In the Middle Ages, a fortified Slavic gord existed in the location of the present village. Spycimierz was located at the junction of two important trails, from Pomerania to Rus, and from Łęczyca to Kalisz. The gord was ring-shaped, with wood and earth fortification, topped by a wooden palisade. Here, Duke Boleslaw Krzywousty imprisoned Archbishop Martin in ca. 1106. Spycimierz was regarded as a ducal property, mentioned in 1136 in a bull of Pope Innocent II.

The gord was the seat of a castellan, and remained one until the early 14th century. The Spicymierz Castellany belonged to the Duchy of Sieradz, and was located along right bank of the Warta river. Some time before 1331, in unknown circumstances, the gord became private property of a local nobleman, Pawel Ogonczyk.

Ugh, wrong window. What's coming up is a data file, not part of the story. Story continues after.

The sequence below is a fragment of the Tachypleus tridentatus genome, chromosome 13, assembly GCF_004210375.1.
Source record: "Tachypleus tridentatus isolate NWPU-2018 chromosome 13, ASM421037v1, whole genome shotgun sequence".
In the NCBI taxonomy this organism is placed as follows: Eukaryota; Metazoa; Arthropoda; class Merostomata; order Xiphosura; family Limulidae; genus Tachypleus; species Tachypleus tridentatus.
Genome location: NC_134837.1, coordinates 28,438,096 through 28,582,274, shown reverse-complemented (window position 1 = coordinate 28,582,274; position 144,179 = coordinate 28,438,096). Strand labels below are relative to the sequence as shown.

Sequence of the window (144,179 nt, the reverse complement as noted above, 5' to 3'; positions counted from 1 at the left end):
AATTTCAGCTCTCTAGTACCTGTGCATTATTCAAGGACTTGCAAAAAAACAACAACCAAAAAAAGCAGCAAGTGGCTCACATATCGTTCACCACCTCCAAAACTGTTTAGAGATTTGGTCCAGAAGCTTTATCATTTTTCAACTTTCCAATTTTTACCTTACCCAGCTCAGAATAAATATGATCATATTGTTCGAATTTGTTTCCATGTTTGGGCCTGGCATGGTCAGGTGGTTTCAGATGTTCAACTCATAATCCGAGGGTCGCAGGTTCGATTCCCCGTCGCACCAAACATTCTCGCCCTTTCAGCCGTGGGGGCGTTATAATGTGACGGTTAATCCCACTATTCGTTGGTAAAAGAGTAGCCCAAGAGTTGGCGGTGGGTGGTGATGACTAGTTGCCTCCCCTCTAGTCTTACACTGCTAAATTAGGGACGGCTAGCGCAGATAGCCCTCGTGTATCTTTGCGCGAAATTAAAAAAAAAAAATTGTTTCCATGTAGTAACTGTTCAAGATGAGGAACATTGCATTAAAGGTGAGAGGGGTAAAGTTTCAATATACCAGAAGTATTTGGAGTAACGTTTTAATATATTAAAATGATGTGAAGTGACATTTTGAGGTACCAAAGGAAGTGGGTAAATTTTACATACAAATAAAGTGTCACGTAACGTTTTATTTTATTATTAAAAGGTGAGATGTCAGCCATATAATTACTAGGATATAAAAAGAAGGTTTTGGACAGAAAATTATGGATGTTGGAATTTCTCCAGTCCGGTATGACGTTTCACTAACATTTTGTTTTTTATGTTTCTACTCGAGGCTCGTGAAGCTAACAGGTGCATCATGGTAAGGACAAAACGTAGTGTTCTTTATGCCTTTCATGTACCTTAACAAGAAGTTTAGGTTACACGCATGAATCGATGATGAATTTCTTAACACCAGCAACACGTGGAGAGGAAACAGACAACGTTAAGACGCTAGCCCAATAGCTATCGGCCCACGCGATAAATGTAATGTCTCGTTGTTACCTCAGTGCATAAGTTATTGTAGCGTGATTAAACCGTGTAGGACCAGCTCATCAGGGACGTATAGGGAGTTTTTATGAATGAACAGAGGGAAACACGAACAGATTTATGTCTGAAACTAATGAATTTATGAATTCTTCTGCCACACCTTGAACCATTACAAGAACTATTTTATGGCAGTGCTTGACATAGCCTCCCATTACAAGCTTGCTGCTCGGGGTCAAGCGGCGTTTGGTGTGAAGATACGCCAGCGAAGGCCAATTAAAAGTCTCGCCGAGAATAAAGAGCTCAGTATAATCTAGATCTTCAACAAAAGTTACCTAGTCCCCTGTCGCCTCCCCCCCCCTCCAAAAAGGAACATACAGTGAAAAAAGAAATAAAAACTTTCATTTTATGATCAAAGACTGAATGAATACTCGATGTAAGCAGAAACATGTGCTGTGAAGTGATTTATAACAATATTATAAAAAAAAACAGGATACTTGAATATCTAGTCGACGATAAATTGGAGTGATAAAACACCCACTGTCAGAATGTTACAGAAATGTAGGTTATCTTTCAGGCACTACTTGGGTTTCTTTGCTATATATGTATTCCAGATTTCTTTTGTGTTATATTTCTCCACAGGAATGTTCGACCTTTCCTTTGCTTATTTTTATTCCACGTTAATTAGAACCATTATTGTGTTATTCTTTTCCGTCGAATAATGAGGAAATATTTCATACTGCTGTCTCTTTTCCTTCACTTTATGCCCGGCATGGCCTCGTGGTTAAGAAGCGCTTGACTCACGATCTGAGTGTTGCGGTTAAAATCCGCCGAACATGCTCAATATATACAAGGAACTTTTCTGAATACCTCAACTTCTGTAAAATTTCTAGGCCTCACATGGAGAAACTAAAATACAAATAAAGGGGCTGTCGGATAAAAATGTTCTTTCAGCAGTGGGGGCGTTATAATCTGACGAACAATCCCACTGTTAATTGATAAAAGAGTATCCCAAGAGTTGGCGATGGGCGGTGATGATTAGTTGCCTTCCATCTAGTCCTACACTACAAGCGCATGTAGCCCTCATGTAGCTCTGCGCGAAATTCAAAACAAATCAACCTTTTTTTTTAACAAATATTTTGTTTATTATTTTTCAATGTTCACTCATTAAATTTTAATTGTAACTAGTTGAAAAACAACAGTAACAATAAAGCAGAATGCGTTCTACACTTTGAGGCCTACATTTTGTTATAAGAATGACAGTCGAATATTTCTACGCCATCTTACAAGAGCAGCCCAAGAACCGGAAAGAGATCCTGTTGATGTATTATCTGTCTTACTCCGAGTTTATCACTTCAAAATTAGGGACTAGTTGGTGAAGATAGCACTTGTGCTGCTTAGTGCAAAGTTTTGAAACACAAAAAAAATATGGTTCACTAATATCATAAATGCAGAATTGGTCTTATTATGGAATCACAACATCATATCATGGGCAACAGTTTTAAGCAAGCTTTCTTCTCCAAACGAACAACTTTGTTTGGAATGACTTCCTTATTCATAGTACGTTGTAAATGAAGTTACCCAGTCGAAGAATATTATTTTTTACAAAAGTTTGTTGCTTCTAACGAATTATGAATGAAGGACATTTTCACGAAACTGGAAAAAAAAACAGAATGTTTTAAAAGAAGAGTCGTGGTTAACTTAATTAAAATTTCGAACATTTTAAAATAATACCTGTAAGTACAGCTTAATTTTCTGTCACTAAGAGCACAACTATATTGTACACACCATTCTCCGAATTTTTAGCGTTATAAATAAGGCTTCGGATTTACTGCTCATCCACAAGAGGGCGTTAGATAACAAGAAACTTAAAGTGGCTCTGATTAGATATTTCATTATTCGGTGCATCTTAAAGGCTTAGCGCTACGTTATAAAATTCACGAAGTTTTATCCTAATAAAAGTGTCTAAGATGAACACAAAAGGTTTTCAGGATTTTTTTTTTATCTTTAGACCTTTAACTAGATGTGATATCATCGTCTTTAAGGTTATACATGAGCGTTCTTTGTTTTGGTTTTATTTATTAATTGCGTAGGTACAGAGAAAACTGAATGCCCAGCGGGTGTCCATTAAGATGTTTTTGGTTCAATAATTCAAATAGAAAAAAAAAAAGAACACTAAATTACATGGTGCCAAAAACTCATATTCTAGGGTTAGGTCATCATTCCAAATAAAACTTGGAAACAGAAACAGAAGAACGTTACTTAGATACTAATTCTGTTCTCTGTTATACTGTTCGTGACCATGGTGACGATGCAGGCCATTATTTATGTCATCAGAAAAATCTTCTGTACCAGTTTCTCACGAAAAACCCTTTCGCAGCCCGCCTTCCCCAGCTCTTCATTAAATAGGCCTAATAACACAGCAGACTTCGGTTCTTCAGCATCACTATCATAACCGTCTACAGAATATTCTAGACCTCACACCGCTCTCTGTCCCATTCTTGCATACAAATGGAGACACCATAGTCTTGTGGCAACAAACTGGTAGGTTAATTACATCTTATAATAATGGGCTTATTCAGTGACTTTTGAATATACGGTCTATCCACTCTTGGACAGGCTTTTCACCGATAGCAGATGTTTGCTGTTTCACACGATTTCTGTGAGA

Spycimierz was burned to the ground in 1331, when a unit of Teutonic Knights crossed the Warta, and set the gord on fire. A wooden castle was built in the location of the former gord, but Spycimierz lost its importance to the adjacent town of Uniejów. The gord is still visible. It lies on a meadow, near the Warta river Oxbow lake.